- All Projects
- ConFIGURING the CAVE
- Conversations@the Studio
- Cross Currents
- Darling River Journey
- Dead Heat
- Deep Sleep
- Double District
- iCASTS - Mining VR
- La Dispersion du Fils
- Magnesium Light
- There is still time... Brother
- Web of Life
- ARC Project Investigators: Dennis Del Favero, Jeffrey Shaw, Neil Brown, Peter Weibel
- Research Fellow: Matt McGinity
- ARC Project Title: Interactive Narrative as a Form of Recombinatory Search in the Cinematic Transcription of Televisual Information.
- ARC Discovery Project: DP0345547
- Interactive Immersive Environment
T_Visionarium was created for the UNSW iCinema Centre’s Advanced Interaction and Visualisation Environment (AVIE), and it offers the means to capture and re-present televisual information, allowing viewers to explore and actively edit a multitude of stories in three dimensions. For T_Visionarium, 28 hours of digital free-to-air Australian television was captured over a period of one week. This footage was segmented and converted into a large database containing over 20,000 video clips. Each clip was then tagged with descriptors-or metadata-defining its properties. The information encoded includes the gender of the actors, the dominant emotions they are expressing, the pace of the scene, and specific actions such as standing up, lying down, and telephoning. Dismantling the video data in this way breaks down the original linear narrative into components that then become the building blocks for a new kind of interactive television.
T_Visionarium video documentation
Two hundred and fifty video clips are simultaneously displayed and distributed around AVIE’s huge circular screen. Using a special interface the viewer can select, re-arrange and link these video clips at will, composing them into combinations based on relations of gesture and movement. By these means the experience of viewing the television screen is not so much superseded as reformatted, magnified, proliferated and intensified. It is the experience of this new kind of spatial connectivity that gives rise to a revolutionary way of seeing and reconceptualizing TV in its aesthetic, physical and semantic dimensions. To use the T_Visionarium apparatus is not to view a screen or even multiple screens, but to experience a space within which screen imagery is dynamically re-formulated and re-imagined.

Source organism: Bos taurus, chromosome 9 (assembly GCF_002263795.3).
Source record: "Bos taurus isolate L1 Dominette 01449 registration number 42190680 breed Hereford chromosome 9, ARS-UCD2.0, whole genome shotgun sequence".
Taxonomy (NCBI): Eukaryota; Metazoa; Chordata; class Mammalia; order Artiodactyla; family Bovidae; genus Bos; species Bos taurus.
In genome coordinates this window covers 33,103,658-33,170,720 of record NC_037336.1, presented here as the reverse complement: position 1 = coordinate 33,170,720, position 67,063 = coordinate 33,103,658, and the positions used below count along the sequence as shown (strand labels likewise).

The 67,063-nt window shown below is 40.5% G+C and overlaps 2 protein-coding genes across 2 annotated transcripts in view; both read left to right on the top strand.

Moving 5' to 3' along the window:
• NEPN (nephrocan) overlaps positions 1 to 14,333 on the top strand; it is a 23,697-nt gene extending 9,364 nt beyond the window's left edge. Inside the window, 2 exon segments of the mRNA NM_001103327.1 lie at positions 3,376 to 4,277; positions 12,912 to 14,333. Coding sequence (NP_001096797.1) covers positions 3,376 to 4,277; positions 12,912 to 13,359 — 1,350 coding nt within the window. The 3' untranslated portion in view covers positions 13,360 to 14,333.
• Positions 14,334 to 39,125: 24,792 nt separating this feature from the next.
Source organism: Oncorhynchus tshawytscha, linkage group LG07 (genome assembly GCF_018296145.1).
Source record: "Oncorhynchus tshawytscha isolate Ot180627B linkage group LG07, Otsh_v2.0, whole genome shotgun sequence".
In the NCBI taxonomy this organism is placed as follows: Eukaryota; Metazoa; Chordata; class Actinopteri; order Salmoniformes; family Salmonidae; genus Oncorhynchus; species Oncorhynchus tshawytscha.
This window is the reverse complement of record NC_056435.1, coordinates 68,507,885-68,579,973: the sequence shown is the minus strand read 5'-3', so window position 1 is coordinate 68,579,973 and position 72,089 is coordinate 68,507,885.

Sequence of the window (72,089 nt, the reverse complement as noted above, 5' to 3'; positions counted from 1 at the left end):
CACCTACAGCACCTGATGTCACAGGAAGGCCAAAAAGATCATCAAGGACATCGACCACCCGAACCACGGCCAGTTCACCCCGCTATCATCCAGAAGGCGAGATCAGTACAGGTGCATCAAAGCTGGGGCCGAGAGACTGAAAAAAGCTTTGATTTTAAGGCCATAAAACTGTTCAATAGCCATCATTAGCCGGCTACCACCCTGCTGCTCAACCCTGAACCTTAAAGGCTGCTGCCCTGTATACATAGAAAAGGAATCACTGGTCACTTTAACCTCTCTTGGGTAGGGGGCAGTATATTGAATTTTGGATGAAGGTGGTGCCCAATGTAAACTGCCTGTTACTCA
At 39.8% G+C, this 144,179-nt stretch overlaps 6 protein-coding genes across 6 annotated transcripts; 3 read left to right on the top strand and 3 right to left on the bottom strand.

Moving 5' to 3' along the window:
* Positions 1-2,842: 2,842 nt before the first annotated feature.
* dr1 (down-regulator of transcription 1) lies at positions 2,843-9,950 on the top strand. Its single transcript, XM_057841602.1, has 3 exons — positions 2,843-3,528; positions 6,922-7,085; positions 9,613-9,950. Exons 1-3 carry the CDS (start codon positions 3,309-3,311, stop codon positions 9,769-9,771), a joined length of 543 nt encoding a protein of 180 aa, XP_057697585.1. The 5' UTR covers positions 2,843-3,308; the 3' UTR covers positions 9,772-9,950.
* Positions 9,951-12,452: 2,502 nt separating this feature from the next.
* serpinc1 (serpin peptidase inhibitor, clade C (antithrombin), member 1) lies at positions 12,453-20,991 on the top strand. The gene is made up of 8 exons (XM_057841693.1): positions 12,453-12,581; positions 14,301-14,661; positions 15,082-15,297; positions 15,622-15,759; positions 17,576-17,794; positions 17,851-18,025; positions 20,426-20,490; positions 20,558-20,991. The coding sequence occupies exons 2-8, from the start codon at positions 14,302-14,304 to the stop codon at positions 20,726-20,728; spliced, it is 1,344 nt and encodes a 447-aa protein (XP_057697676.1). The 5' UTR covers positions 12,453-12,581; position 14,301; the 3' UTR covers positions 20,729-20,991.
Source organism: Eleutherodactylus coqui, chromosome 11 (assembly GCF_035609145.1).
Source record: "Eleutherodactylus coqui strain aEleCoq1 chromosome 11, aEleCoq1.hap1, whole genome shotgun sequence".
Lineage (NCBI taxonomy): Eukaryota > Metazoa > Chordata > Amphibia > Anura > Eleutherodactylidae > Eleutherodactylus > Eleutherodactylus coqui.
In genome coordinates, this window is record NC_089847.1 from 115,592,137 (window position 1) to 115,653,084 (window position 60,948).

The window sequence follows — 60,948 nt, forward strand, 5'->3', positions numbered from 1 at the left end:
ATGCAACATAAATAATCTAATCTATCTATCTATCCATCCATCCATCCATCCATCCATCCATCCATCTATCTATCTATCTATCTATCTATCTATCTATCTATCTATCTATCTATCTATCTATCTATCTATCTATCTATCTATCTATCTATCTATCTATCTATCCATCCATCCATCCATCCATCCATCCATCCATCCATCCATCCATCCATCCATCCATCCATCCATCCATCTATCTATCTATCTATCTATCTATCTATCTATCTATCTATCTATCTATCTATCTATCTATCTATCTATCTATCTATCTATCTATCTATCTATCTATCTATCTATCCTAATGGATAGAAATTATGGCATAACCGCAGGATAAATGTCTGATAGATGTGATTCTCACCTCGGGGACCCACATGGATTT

T_Visionarium actively and ongoingly explicates television but most importantly, it engages the domain in which it operates. Here, media is not an object of study but a material landscape in which we are component parts. T_Visionarium is a useable technology that locates us within a mediascape and makes us actutely aware of its operations, uncovering a televisual vocabulary of gesture. Stripped of its conventional narrative context, the aesthetic, behavioural and media qualities of television become strikingly apparent. And by affording us an active involvement T_Visionarium hones both our awareness of and our dexterity with this media.
In essence, it is not so much a tool that delivers control of a mediascape but a mode of inhabiting our surroundings: a sphere of pure and endless mediality. In this and many other ways, T_Visionarium is a moment in the history of media: post cinema, post narrative, new media, but at the same time, a major study in television and an embodiment of a new, media aesthetics.
(Cf: Jill Bennett, T_Visionarium : A User’s Guide, ZKM/UNSW Press, Karlsruhe/Sydney: 2008)